Before we get into the different types of protein powder, let’s talk about how to assess protein quality.
The amino acid profile of a protein powder matters because there are nine essential amino acids (EAAs) your body cannot make that you must get from your diet. Leucine is especially important for muscle protein synthesis (MPS).
Performance dietitian and consultant Kelly Jones, M.S., R.D., CSSD, suggests checking the amount of each amino acid on the label or on the supplement’s website. “Look for about 10 grams of EAAs total1, with 2 to 3 grams coming from leucine2. This can easily be achieved via a whey protein, soy protein, or certain plant protein blends, including pea and brown rice, or pea and chia.”
Note that depending on the type of protein, you may need to eat more to reach this leucine threshold. “In whey protein, leucine is about 12%, so 23 grams of whey protein isolate will trigger it [muscle protein synthesis]. Whereas in soy protein isolate, it’s about 7.8%, so now you need 33 or 34 grams,” protein and amino acid researcher Don Layman, Ph.D., previously told mindbodygreen.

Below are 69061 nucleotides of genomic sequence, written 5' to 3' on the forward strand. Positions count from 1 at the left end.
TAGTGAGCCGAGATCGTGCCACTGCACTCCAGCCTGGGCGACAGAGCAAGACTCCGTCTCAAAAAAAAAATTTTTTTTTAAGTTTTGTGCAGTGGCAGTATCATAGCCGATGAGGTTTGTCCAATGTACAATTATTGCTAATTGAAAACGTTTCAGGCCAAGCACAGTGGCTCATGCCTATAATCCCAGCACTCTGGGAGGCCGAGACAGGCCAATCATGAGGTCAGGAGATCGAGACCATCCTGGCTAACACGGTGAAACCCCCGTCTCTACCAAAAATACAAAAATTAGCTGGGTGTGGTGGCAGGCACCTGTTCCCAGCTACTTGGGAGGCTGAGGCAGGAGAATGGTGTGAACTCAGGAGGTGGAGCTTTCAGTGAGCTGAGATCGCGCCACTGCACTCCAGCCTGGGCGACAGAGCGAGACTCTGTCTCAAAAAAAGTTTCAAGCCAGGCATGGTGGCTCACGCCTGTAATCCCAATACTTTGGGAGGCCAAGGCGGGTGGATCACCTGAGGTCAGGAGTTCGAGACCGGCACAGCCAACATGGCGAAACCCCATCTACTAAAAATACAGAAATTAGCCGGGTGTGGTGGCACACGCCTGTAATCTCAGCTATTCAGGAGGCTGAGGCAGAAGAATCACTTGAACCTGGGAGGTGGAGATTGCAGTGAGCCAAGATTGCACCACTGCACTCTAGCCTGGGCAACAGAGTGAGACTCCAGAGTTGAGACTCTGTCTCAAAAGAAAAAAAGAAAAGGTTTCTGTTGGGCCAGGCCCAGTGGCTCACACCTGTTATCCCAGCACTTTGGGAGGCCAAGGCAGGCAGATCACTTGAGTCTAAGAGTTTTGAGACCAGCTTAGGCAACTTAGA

Protein powders can help fulfill your daily protein needs. However, “Since protein powders are typically isolated or concentrated sources of just protein, they are also typically lower in micronutrients than the actual food source it is derived from,” Stephan van Vliet, Ph.D., a scientist in the Center for Human Nutrition Studies at Utah State University, tells mindbodygreen.
“While protein powders can help meet protein needs, especially in the case of athletes, older populations, or hospitalized patients with an increased need for protein, consuming protein from whole foods is typically preferred to get the full spectrum of nutrients that whole foods can provide,” van Vliet adds.